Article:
Hospitals are being encouraged to bring animals on to wards by leading nurses.
The Royal College of Nursing (RCN) has set out the first protocol for safe "animal therapy", where patients can benefit from interacting with animals, usually dogs, brought to their bedside.
A previous poll of nurses found that while the majority thought animals were beneficial to patients, most nurses said animals were not allowed in their workplace.
The RCN said concerns have rightly been raised about bringing dogs into a clinical environment, but many healthcare settings are "too concerned" to try out animal therapy.
To "dispel these fears", the RCN's latest document highlights the precautions that should be taken when bringing dogs into various health care settings.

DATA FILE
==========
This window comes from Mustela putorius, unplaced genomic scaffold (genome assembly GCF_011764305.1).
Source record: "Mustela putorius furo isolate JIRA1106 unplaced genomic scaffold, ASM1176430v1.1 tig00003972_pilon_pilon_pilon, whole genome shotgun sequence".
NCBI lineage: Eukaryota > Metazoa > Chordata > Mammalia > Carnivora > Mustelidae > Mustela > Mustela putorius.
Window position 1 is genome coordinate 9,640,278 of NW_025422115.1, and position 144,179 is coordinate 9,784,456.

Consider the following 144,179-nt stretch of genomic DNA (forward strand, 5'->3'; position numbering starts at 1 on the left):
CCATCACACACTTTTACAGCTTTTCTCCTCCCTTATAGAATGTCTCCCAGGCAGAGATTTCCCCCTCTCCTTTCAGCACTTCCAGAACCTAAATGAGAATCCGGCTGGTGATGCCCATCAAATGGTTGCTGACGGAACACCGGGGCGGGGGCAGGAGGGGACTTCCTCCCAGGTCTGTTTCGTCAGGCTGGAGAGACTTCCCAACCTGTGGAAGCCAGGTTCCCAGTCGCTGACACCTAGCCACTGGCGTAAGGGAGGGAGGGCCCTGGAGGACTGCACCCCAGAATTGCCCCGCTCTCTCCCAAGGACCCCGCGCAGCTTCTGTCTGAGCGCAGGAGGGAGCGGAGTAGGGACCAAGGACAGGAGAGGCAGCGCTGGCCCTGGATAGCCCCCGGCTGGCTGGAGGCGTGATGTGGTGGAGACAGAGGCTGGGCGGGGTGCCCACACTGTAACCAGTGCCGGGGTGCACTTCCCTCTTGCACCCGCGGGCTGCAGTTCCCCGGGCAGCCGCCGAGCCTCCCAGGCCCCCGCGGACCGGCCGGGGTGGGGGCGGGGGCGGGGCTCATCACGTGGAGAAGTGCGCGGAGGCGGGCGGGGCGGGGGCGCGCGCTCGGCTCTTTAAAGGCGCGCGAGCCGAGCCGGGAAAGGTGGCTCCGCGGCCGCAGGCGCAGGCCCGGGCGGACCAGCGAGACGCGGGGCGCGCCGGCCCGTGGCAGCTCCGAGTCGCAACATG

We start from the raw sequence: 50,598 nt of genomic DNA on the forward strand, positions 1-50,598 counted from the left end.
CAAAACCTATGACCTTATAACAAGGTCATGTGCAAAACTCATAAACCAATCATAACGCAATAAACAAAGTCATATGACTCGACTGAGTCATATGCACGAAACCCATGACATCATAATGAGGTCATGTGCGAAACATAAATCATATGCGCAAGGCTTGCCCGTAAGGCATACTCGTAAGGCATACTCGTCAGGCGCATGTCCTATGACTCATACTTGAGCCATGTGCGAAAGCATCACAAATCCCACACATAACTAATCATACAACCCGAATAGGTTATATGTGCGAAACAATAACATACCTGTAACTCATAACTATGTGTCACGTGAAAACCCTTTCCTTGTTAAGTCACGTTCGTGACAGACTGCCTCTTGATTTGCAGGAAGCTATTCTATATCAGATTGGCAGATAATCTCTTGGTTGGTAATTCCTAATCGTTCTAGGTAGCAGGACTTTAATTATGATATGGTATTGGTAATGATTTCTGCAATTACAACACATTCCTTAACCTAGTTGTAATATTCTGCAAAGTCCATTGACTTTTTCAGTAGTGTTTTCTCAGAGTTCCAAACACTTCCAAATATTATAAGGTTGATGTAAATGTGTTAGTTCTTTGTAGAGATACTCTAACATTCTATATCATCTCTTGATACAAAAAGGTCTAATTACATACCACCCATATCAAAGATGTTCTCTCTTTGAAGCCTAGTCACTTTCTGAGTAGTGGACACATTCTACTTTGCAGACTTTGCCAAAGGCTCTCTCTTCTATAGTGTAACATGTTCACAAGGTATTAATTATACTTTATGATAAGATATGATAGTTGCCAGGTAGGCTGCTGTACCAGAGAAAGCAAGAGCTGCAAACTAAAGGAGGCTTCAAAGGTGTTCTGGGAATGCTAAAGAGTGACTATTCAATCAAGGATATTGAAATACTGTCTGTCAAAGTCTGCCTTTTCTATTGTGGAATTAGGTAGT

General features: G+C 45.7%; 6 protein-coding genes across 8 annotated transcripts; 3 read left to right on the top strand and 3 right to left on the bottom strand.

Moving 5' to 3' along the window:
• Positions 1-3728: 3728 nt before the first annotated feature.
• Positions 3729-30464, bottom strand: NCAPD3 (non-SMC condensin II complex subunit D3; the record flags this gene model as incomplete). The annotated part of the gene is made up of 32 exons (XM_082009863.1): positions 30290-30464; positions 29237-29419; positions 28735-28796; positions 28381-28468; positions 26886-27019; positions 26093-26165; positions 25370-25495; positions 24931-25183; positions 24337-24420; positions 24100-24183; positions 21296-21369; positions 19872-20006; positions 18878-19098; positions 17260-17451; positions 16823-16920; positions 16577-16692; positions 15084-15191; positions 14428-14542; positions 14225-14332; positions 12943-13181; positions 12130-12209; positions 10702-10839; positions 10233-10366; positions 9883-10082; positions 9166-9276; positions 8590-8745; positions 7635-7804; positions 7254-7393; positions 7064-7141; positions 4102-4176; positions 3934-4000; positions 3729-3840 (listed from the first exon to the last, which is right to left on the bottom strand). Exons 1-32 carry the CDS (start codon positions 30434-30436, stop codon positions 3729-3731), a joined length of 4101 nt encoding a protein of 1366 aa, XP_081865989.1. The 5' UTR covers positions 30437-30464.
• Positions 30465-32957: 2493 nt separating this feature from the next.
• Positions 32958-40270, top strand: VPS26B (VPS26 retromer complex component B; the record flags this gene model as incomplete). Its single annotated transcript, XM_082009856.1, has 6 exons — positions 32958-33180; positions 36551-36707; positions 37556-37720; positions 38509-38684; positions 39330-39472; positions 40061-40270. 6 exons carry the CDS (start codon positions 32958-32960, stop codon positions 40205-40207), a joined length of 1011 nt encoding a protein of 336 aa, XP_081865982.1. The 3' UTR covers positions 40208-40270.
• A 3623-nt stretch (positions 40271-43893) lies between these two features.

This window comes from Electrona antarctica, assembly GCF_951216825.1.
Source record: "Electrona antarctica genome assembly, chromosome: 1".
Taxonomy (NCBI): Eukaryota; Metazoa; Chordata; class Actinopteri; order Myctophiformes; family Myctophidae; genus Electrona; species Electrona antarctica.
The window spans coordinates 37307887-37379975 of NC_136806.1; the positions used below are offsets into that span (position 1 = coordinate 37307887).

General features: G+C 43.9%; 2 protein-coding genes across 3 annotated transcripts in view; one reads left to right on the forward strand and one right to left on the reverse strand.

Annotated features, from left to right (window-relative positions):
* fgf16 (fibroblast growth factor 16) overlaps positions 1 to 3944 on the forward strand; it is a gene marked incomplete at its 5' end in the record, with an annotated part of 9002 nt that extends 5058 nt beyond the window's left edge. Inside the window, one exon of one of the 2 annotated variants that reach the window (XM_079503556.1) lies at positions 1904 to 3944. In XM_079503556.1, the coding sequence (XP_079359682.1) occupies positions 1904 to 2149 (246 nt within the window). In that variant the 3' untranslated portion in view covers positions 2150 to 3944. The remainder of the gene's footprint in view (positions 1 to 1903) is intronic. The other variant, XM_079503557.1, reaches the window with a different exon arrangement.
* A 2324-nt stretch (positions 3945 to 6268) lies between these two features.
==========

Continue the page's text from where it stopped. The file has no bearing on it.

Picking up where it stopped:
The guidance includes information on infection control, allergy considerations and other health and safety issues.
Amanda Cheesley, RCN professional lead for long-term conditions and end-of-life care, said: "Anyone who has worked in this area can see the amazing impact animals have on the health of adults and children alike.
"However, there are so many myths around the dangers of having animals in health care settings that most organisations are too concerned to try it out.
"This protocol will help to dispel these fears by supporting hospitals to include animals in the care they deliver in a safe and professional way.
"We hope that it will encourage all health services to consider how animals can help their patients and help us to remove the taboo from what is a really remarkable area of care."